I have recently been looking for content which might be more cultured than just interesting news, tech, and feature. I’d say that this might be it.
The Stele of Vultures, fragments of which lay safe in the Louvre Museum of Paris, France, is a legacy to the Sumerian civilization of historical era 4000-500 BC (in circa terms). Lost archeological tablets, like this one, from Sumer, later and in recent centuries found, of course, point the direction for scientists and historians alike to determine what may have been the truth of mankind’s civilized, pagan past. Sumer is considered the place of possibly the oldest civilization in Mesopotamia, rivaling biblical history or at least competing with the place in which the Story of Job took place.
Here is some text from Wikipedia on the Stele of Vultures.
The stele is not complete. Only seven fragments are known today.
The first three fragments were found during excavations in the early 1880s by the French archaeologist Ernest de Sarzec at the archaeological site of Tello, ancient Girsu, in what is today southern Iraq.
Another three fragments came to light during the excavations of 1888-1889.
A seventh fragment, which was later determined to be part of the Stele of the Vultures and thought to have come from Tello, was acquired on the antiquities market by the British Museum in 1898. While two initial requests to hand this fragment over to the Louvre were denied by the British Museum, it was eventually given to them in 1932 so that it could be incorporated in the reconstructed stele together with the other fragments.
The stele can be placed in a tradition of mid-to late-third millennium BC southern Mesopotamia in which military victories are celebrated on stone monuments. A similar monument is the Victory Stele of Naram-Sin, created during the Akkadian period that followed on the Early Dynastic III period.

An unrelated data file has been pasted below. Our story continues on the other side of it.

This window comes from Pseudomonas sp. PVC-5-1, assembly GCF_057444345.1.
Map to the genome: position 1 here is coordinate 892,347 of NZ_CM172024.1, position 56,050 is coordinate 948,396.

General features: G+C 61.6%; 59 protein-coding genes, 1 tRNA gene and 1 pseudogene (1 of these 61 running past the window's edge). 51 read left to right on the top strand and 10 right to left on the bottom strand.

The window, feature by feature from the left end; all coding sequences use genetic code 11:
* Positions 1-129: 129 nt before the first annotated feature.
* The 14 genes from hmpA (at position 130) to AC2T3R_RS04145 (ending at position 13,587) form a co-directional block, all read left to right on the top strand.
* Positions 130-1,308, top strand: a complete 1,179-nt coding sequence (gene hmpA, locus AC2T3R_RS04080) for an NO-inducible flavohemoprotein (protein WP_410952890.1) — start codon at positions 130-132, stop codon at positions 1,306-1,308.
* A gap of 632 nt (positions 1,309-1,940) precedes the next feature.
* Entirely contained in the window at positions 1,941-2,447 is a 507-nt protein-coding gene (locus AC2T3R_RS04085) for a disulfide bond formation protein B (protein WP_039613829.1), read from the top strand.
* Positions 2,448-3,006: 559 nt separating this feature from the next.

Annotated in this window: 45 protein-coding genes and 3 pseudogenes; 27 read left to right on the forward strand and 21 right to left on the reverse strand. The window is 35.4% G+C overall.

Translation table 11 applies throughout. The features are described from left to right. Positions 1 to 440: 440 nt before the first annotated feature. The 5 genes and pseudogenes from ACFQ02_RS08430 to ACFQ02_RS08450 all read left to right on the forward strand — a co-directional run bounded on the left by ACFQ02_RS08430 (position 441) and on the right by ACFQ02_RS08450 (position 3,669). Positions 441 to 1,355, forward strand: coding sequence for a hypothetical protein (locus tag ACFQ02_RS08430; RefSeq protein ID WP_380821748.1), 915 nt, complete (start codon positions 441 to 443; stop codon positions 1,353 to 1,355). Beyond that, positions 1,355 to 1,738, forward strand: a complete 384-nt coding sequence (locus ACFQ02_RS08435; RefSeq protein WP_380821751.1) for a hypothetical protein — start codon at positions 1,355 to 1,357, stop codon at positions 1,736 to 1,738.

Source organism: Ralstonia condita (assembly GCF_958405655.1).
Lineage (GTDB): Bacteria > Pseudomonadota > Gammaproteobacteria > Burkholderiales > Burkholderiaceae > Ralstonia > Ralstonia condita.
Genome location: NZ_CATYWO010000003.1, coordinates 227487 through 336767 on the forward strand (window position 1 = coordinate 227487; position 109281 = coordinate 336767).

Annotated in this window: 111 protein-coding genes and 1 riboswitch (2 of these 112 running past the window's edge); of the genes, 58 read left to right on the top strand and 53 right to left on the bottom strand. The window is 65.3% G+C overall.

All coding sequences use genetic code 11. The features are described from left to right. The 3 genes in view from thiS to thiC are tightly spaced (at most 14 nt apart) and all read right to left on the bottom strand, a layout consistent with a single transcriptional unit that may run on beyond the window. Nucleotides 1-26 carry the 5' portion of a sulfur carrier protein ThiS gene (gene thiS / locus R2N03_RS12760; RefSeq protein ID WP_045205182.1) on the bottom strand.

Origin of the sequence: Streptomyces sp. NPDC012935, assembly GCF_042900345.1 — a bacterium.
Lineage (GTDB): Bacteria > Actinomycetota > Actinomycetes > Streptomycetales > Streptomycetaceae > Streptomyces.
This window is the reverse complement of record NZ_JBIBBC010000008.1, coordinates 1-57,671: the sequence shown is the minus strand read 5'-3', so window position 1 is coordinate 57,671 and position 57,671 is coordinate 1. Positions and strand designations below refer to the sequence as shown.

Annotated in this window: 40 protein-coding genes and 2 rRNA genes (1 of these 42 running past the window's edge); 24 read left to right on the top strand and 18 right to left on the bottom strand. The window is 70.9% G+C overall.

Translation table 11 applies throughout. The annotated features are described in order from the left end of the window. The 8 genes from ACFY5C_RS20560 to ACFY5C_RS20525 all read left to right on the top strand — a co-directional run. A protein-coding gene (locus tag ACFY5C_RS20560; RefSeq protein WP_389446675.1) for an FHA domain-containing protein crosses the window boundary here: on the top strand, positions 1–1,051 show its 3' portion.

The two sides of the stele show distinctly different scenes and have therefore been interpreted as a mythological side and a historical side. The mythological side is divided into two registers.
The upper, larger register shows a large male figure holding a mace in his right hand and an anzu or lion-headed eagle in his left hand. The anzu identifies the figure as the god Ningirsu. Below the anzu is a large net filled with the bodies of naked men. Behind Ningirsu stands a smaller female figure wearing a horned headband and with maces protruding from her shoulders. These characteristics allow the figure to be identified as the goddess Ninhursag. The lower, smaller register is very badly preserved but, based on comparisons with contemporary depictions, it has been suggested that it depicted the god Ningirsu standing on a chariot drawn by mythological animals.
The inscriptions on the stele are badly preserved. They fill the negative spaces in the scenes and run continuously from one side to the other. The text is written in Sumerian cuneiform script. From these inscriptions, it is known that the stele was commissioned by Eannatum, an ensi or ruler of Lagash around 2460 BC. On it, he describes a conflict with Umma over Gu-Edin, a tract of agricultural land located between the two city-states. The conflict ends in a battle in which Eannatum, described as the beloved of the god Ningirsu, triumphs over Umma. After the battle, the leader of Umma swears that he will not transgress into the territory of Lagash again upon penalty of divine punishment.